The Super League Grand Final is the final game of the Super League season and it determines the winner of the top rugby league competition in Europe, one that is not a million miles behind the National Rugby League in Australasia.
Super League began in 1996 in what was a watershed year for rugby league in the northern hemisphere. It replaced the Rugby Football League Championship and saw rugby league switch from being a winter sport to a summer sport.
Neither Super League I in 1996 nor Super League II in 1997 had a Grand Final, with the championship trophies going to the league leaders in those seasons, St Helens and Bradford.
Super League III in 1998 saw the first Grand Final at Old Trafford, the home of Manchester United and the venue for every Grand Final up until the present day. Wigan played Leeds in the inaugural Grand Final, with the Warriors beating the Rhinos 10-4 in front of 43,533 spectators.
St Helens have graced the Super League Grand Final a record nine times but the most successful side is Leeds, with the Rhinos winning five titles, including three in a row from 2007 and 2009 and last year’s decider versus the Saints.
Leeds will contest the 2012 Super League Grand Final against Warrington in what is a repeat of this year’s Challenge Cup final. The Wolves beat the Rhinos 35-18 at Wembley Stadium two months ago but they are making their Grand Final debut and, naturally, many of their players will be nervous.
Neither Warrington nor Leeds qualified for this year’s Super League Play-Offs as the top seed. The Wolves won 20 and drew one of their 27 matches to finish the regular season second, while the Rhinos had a 16-0-11 record to place them fifth.
But Warrington bounced back from losing to St Helens to beat Hull and the Saints in the games that mattered most, while the Rhinos defeated Wakefield, Catalan and top seed Wigan – the Dragons and the Warriors away from home – to reach their eighth Super League Grand Final and fifth in six years.
The most important thing to do when considering which way to bet on this year’s Super League Grand Final is not to take too much notice of this season’s three games between hot favourite Warrington and dangerous outsider Leeds because none of them featured both teams at full strength.
When the Rhinos beat the Wolves 26-18 at the Headingley Carnegie Stadium in April, thereby becoming the first side to get the better of Tony Smith’s team in the Super League this term, they did so without having to face Chris Bridge and two of the away side’s Australian imports, Brett Hodgson and Michael Monaghan. Therefore, that form is a bit suspect.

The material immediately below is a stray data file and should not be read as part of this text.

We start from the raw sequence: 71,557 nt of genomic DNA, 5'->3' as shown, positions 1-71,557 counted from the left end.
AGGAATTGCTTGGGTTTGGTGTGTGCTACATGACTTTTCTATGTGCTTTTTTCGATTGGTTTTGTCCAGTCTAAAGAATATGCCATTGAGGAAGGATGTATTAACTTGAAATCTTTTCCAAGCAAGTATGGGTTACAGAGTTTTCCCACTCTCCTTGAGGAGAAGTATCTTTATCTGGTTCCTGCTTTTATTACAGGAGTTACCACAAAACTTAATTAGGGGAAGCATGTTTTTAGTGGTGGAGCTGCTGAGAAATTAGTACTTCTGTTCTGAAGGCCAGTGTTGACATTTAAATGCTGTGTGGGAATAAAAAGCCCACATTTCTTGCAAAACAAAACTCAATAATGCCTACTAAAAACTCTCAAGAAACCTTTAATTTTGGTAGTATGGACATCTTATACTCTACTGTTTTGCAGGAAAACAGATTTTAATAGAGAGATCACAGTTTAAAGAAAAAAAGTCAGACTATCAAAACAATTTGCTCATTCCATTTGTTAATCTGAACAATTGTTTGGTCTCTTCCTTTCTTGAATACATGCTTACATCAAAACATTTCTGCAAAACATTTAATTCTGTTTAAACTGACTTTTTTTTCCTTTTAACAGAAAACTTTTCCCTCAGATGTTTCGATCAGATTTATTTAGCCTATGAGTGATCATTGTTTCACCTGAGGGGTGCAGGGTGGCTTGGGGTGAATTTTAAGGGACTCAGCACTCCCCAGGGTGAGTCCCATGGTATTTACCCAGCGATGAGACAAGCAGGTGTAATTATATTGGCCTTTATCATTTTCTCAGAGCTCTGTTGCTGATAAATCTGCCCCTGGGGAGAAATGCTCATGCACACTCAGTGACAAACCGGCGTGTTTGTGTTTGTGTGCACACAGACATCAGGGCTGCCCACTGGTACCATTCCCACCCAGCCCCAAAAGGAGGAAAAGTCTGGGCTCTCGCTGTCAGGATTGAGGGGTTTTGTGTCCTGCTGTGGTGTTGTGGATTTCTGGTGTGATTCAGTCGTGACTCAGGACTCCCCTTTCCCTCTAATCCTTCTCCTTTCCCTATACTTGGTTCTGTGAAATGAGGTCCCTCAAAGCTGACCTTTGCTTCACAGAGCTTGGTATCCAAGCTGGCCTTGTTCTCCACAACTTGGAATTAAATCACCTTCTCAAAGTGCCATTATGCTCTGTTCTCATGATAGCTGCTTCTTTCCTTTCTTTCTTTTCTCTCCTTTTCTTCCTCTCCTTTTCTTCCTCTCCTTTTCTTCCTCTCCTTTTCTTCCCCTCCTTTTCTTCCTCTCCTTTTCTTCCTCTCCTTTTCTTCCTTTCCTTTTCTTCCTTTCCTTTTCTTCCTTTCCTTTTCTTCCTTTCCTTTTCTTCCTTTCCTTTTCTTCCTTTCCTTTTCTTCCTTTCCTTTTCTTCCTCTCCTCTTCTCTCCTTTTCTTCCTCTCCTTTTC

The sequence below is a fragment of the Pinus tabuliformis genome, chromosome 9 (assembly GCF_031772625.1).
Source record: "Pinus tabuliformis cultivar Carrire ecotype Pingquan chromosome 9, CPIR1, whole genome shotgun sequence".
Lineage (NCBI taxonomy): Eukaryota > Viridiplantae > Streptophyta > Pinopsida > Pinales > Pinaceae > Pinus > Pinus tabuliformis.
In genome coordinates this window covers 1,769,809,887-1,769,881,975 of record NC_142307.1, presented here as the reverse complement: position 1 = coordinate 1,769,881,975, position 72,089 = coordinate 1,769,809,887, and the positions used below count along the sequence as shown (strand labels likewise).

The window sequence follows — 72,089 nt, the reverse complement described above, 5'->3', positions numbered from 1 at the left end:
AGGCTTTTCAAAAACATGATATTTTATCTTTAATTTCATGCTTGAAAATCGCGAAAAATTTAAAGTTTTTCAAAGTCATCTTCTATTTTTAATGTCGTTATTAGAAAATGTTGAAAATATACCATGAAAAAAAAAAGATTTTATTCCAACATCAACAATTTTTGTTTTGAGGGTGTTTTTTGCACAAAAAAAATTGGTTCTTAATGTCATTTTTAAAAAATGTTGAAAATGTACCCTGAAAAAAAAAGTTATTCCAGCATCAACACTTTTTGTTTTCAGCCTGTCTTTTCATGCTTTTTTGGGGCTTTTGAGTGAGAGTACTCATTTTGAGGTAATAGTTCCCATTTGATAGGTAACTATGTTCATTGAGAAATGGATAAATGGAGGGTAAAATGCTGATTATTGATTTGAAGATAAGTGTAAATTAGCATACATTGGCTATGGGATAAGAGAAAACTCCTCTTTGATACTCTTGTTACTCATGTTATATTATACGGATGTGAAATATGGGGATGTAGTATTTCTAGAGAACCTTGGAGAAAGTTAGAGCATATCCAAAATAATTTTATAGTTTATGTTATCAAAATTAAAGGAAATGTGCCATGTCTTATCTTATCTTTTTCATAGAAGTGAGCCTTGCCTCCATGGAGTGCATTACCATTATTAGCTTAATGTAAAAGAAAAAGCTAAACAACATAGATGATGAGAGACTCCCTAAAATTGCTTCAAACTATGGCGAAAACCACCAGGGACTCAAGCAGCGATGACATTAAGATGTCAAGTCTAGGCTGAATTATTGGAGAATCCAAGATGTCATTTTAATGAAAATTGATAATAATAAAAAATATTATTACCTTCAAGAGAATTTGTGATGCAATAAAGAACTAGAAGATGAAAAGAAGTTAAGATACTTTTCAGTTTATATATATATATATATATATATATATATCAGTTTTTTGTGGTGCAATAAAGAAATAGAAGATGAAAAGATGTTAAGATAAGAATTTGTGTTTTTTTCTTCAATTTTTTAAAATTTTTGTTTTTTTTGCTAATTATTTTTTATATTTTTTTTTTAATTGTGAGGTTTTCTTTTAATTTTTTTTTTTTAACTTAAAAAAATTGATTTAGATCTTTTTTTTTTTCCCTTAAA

And when Warrington defeated Leeds 37-18 in its home Super League match and 35-18 in the Challenge Cup decider, the Rhinos were missing their key playmaker, Danny McGuire. So those form lines are not the most trustworthy, either.
Is there a way to derive something out of those results? Well, maybe. If one awards six points for home advantage and, also, six points for having the better of the team news, the Wolves were superior to Leeds by four, seven and 11 points in those games. That points to a Super League Grand Final winning margin bet on the favourites, with odds of around 9-5 available about them beating the Rhinos by between one and 12 points. It looks like decent value.
However, if one does not mind going off the beaten track for a Super League Grand Final bet, there could be some value in the market on the number of drop goals in the match, with odds of around 2-1 available on there being at least one kicked. Six of the 14 championship games have featured a drop goal and there has been a one-pointer in two of this year’s three matches between Warrington and Leeds. Wolves five-eighth Lee Briers and Rhinos lock Kevin Sinfield are two of the competition’s most prolific drop-goal kickers.
If either Warrington or Leeds scores a drop goal during normal time of the Super League Grand Final, Paddy Power will refund all losing try scorer bets on the game, up to a maximum of 100 British pounds or 100 euros per customer.
Because several UK bookmakers are betting on the possibility of a drop goal and the market is steady at around 2-5 no and 2-1 yes, one can say that the world’s odds compilers think that there is about a 32 per cent chance of a one-pointer.
Generally speaking, try scorer bets are not the smartest of wagers but it is difficult to find fault with a Super League Grand Final betting offer that has such a high probability of paying off for punters who back a try-scorer loser. Check out the table below for the top ranked bookies online for betting on the Super League Grand Final.
Bet against fireworks
No Super League Grand Final has featured more than 48 points and the average is less than 33. Wait for the total points line to come out and back the under if ends up in the 40s.
Lay centres and props in Harry Sutherland Trophy odds
No starting centre or prop has received the Harry Sutherland Trophy, which goes to the Super League Grand Final’s man of the match. Fullbacks have the best record with four wins.
Back a drop goal to be kicked
The generally available odds of 2-1 about either the Wolves or the Rhinos booting a one-pointer is generous given the history of Super League Grand Final and the presence of Briers and Sinfield in the Old Trafford starting sides.
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